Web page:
Why does media suck? TL:DR: It’s partially our fault.
In our ever more connected world, we have access to an ever-increasing number of news sources on a daily basis, ranging from text to video, and we can almost literally get it anywhere at any time, thanks to smart devices.
But why does it suck?
The internet democratized information, and the sharing thereof. So now we can all know what is going on in the world. Additionally, as our devices morph from being just ‘smart’ to boffins, we can now all create richer content with the use of better audio and video recordings. Now everyone can create content and share it with the world in literal seconds. That’s amazing, right?
Well, yes..and no.
The riots that plague the USA throughout 2016 would never have been shared with the world in their true, raw nature if it hadn’t been for citizens recording and sharing videos on their smartphones. Only 2nd or 3rd hand evidence would have been made available, and no doubt if a court was ever involved somewhere, it would be written off as circumstantial. Having this primary evidence has changed the way we see the world.
However, the downside comes in where we now have just a wall of noise. Since everyone is now free to cheaply create content on the internet, how does one get their content to shine brighter than everyone else? By making the headlines seem more shocking or obscene, or asking leading questions that are psychologically proven to peak our interest so that we further investigate.
So what do we end up with? Junk. Lots and lots of junk.
So why are we the problem? Well, there are many ways this article could go, but I’m going to take it in one specific direction. We as consumers expect it to be for free.
So what is the current (and failing) revenue model for news media?
Historically all media income has come from a combination of ad support, and cost to the consumer. Think of when you paid to receive CNN from your TV provider or paid a nominal fee for your newspaper. You received the content and in amongst it was a number of ads. When everything went web-based, the banner ads and pop-ups replaced them, and everyone universally agrees these are highly annoying. So what did we do?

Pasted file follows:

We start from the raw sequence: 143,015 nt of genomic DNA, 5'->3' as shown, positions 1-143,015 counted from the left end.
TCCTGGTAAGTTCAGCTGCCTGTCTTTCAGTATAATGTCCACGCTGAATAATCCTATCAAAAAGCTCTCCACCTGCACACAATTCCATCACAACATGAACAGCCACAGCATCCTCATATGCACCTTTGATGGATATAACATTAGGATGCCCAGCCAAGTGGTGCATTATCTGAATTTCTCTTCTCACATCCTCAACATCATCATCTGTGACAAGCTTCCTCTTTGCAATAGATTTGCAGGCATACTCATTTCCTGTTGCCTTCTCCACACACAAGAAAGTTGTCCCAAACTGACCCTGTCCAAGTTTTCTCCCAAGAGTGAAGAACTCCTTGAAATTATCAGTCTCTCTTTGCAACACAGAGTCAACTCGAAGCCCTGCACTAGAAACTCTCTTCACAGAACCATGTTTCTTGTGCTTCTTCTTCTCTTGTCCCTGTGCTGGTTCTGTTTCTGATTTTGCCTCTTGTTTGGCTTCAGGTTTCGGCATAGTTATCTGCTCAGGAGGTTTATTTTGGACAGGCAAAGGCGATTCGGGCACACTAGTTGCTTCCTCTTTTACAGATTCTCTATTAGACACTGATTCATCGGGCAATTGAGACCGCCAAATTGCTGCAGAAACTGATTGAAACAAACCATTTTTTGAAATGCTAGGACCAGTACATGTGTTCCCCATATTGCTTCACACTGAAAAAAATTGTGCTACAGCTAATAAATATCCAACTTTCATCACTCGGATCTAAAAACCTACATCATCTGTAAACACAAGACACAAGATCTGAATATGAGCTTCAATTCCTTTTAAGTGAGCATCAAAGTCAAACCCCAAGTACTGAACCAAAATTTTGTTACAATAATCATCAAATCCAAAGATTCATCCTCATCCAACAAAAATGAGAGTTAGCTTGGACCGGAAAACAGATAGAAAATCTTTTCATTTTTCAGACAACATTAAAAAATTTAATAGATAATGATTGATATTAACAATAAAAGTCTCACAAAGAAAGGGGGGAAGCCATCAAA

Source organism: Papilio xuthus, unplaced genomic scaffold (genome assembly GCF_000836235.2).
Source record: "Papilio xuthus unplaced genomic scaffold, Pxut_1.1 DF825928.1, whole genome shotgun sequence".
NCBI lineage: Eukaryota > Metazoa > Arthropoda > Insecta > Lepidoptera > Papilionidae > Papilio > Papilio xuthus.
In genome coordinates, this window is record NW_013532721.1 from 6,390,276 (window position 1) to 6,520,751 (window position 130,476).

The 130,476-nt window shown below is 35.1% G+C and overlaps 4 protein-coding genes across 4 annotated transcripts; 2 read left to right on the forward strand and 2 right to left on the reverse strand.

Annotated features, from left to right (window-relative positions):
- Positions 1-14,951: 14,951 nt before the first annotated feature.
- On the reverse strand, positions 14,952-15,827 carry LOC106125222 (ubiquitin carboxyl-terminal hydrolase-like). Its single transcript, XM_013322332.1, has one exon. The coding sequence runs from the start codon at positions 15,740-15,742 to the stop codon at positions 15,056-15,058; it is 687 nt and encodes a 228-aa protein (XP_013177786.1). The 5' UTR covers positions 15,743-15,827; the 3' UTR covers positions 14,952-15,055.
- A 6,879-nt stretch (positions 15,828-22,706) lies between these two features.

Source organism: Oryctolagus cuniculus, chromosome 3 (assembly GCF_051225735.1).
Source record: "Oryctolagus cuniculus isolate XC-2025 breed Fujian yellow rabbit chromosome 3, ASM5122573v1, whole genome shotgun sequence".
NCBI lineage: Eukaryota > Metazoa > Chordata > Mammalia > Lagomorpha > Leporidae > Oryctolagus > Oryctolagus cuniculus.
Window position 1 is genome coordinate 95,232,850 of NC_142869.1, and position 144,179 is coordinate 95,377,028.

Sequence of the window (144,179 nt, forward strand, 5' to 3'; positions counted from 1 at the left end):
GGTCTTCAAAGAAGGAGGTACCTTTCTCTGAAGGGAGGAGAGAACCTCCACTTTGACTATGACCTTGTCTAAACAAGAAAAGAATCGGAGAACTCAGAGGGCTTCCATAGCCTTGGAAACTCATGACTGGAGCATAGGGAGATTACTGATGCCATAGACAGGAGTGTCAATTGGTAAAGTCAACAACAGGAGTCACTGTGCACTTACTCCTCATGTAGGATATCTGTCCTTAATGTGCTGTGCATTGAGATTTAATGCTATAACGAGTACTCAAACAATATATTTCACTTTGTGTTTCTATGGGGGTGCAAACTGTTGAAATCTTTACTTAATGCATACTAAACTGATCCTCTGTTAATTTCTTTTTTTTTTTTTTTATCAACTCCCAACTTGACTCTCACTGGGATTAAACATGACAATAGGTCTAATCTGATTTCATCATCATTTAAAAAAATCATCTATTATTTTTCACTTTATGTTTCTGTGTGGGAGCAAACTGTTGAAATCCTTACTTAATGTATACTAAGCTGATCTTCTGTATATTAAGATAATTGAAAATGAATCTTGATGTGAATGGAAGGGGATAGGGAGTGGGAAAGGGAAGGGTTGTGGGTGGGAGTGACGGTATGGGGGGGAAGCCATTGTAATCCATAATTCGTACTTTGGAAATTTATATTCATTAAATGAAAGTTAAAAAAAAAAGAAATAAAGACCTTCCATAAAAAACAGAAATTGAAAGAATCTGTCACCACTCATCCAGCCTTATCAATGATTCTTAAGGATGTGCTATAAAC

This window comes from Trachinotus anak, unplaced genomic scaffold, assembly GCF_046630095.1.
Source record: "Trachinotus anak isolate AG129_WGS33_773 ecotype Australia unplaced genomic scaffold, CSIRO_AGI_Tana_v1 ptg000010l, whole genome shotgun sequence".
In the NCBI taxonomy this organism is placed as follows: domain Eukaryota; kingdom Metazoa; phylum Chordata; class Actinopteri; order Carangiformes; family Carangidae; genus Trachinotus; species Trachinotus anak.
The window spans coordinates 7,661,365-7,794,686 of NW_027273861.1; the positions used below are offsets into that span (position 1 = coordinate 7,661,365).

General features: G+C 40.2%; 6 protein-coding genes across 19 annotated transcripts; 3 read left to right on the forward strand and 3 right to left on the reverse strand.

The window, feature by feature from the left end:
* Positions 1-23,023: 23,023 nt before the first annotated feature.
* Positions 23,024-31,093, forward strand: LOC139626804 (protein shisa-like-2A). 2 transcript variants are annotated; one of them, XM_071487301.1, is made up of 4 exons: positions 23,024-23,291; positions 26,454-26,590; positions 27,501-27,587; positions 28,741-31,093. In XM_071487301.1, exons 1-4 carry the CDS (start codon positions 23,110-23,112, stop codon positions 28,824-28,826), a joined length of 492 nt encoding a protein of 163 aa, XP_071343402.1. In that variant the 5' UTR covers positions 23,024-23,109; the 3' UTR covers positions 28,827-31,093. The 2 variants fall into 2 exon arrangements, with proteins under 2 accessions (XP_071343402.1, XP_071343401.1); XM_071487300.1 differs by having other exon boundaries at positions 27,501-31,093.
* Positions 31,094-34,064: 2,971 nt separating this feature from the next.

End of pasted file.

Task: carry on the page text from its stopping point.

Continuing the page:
We installed ad-blockers.
Ah, the ad-blocker. The greatest invention of the 20-teens. No need to watch those pesky ads at the beginning of YouTube videos, or need to try and find those impossible to see ‘X’ cancellation buttons. Life has since been amazing.
Now ask yourself this: if no ads are being shown, how could content creators receive an income?
The answer? They’re not.
We want the hard work of journalists, but we’re just not willing to pay for it. Even worse is that we are totally OK with shaming a poor article, even though we didn’t pay to read it. How can we demand higher quality without a higher cost to ourselves? Such quality journalism or video production takes time, effort, and skill, and that deserves a reward. I’m sure just about everyone would cry foul if they were expected to work for free, so why should it be any different online?
People will often point to the famous YouTubers who have multiple millions of followers, and some of those are making huge 6 or 7 figure incomes, but this is a ridiculously small minority. Even then, those men and women have likely invested huge sums of money, and countless hours to that craft and justly deserve their rewards. But what about the aspiring star? How should they rise to the top without support?
There are services that exist to help with this, like Patreon, where one can donate funds to the creator of their choice in order to fund the production of their favourite content. This really is a great step in the right direction to assist the up and comings, but this requires us to actively support them. But how many of us are willing to do this.
I have posted this question to some ‘normal’ non-techy folk to see their responses, and for the majority, they don’t see a need to pay for things, but they believe that in some way they are being monetized somehow, or that the ads on websites and YouTube pay far more than what they do to the creator. But that really isn’t happening, or at least not to the degree they believe it is. The real problem here is that eventually, good journalism will disappear. As it is now the traditional big media giants are already faltering in the quality of their news. Beyond all the political ongoings of Left vs Right, pretty much every media house tries to outshine each other with big headlines that generally are filled more with hot air than substance. Take Rachel Maddow of MSNBC when she had a ‘massive scoop’ on Donald Trump’s tax returns, which in her paraphrased words, looked like any other tax return. Hardly anyone noticed, or bothered to see that this info was covered by another news agency almost a year prior. Let alone that her hype was for naught. All it got her was a lot of mockery for competing agencies, and a lot of ridiculously useless praise from other shows based on her same network.
Do you see the problem?
So what is my point? If we want journalism that is worth reading, particularly online, we need to support these new creators. They need our financial support if we expect to receive quality reporting filled with integrity. If we leave things as they are currently, all our news will continue to be filtered through the big 6 media juggernauts that basically own every major news network, channel, magazine and theme park, and that is not going to be good for anyone. Their sheer size and reach will lead them to eventually squash the little guy, and we will be stuck with the crap they are currently making without alternatives.
I encourage you, and myself for that matter, to think about supporting those whose content you frequently consume. We don’t want to work for peanuts, so why should they?